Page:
The Blood of Olympus by Rick Riordan

The Blood of Olympus (The Heroes of Olympus, #5)The Blood of Olympus

by Rick Riordan

Hardcover, 516 pg.
Disney-Hyperion, 2014
Read: October 25 – 28, 2014
Well, after ten novels, it’s time to say good-bye to Percy, Annabeth, Grover, and the other residents of Camp Half-Blood — not to mention their new-found allies and friends (when they’re not trying to wipe them out) from Camp Jupiter. But first they have to stop Gaea and her army of giants from wiping out the gods, humanity, and all life as we know it.

Just another day for these demi-gods, really.

As is the norm for Riordan’s books, our heroes are faced with a series of tasks which build up to a major confrontation — this time, a couple of them. It’s amusing as usual to see these kids outwit various minor gods, titans, etc. Good teacher that he is, Riordan gives his readers plenty of education about the Greek and Roman pantheons under the thin disguise of plot development.

The big epic battles that he’s been building for since the beginning of this series — well, they were epic. They were tension filled. And still managed to be funny. And will likely be read with breaths caught, and lumps in throats. Possibly the funniest visual in Riordan’s works appears in the midst of one of these battles, and for a second I was torn between enjoying it and turning the page to find out what happened next.

My one quibble was that the resolution to the Gaea story was a little too easy, a little too quick after all this build up. Still, the way he wrapped up the other story lines and conflicts was sufficient, so I was able to move past it easily. Riordan continues dabbling in themes I’d prefer not to see in MG books, but I know I’m in the minority on that.

At the end of the day, especially at this point in these series, it’s the characters that readers care about. I read this ahead of my son (who started these back when there were only three in the original series, and is now a good deal older than the target audience) and made a joke about something bad happening to Grover — and the glare he gave me probably took a year off my life. It’d that kind of dedication that Riordan instills in his fans. As such, there’s plenty of development and resolution given to these characters — Riordan doesn’t spell out their futures the way that Rowling did at the end of her series, but he gives us enough to be able to say good-bye.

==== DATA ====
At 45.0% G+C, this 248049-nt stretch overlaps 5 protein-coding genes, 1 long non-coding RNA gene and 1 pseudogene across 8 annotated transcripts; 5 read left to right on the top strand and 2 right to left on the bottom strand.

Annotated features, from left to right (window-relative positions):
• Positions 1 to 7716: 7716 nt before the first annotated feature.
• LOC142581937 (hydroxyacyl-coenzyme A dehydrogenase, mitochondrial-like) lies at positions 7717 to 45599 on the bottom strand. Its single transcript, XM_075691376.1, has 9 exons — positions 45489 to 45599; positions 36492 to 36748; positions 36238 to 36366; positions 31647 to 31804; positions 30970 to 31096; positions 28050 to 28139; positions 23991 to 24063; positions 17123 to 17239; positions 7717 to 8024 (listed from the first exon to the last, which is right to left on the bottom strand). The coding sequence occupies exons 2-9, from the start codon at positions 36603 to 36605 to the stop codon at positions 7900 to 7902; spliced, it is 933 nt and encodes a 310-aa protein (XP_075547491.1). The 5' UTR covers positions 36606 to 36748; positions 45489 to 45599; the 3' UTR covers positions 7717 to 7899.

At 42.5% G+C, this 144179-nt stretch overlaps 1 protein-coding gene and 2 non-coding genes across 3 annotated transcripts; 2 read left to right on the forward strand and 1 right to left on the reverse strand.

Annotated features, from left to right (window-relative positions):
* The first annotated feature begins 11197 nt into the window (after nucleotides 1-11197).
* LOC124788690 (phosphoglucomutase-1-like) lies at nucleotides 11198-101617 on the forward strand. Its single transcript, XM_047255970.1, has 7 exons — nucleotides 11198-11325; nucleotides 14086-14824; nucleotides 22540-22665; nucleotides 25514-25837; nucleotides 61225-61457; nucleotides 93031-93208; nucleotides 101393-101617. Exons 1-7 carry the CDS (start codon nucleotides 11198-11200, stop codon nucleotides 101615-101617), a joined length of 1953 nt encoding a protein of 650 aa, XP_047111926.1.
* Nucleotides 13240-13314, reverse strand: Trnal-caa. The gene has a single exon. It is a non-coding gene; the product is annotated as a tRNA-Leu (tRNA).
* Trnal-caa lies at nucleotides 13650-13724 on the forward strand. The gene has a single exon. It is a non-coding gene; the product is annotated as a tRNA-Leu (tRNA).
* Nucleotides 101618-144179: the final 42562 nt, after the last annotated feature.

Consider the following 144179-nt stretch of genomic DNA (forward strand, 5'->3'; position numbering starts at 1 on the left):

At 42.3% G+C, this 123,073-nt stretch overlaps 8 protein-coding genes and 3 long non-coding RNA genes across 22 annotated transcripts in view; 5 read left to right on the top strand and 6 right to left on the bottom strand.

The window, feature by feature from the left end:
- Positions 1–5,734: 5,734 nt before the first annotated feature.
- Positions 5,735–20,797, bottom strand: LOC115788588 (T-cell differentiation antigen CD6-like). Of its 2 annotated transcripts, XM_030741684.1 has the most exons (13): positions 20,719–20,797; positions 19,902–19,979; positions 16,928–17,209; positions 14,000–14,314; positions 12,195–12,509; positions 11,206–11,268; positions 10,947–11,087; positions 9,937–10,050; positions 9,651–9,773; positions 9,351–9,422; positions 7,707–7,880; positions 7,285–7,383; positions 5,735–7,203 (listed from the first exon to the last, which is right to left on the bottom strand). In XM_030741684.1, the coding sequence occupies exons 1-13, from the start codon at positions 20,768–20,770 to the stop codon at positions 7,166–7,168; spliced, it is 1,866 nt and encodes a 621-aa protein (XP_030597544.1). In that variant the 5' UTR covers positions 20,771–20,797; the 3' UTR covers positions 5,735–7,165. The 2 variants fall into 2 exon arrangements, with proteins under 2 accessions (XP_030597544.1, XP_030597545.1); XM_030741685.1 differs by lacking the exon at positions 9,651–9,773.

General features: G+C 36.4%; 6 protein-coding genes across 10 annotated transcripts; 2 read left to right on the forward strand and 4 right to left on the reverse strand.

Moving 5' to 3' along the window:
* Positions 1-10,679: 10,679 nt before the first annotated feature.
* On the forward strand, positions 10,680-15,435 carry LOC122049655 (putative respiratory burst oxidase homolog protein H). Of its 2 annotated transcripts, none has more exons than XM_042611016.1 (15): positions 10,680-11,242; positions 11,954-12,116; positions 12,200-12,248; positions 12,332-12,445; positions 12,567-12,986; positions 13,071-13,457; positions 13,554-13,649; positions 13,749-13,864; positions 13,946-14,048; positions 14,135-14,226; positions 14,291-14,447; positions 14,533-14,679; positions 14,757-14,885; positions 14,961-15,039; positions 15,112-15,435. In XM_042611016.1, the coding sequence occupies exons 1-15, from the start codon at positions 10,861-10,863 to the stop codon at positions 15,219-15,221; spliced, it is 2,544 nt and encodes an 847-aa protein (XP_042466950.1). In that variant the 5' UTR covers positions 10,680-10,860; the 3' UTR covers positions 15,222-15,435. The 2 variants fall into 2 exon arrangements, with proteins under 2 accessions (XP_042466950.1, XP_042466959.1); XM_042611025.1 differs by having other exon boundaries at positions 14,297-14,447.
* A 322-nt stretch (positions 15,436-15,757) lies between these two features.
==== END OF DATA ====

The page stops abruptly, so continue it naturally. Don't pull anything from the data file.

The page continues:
Riordan does right by his characters — Reyna, Jason, and Frank particularly. Annabeth and Piper shine like neither has before. And Leo Valdez is even more of a star than he was before (if I’m going to talk about my son’s soft spot for Grover, I’d better be honest about my Leo-centric focus). I’m not saying they all survive, or are otherwise unscathed, but Riordan treats his characters with respect and keeps his readers turning the pages.

It’ll be odd not getting a new adventure with these characters next year, but I’m looking forward to seeing what Riordan does with the Norse pantheon (and learning about them, too).

—–

4 Stars

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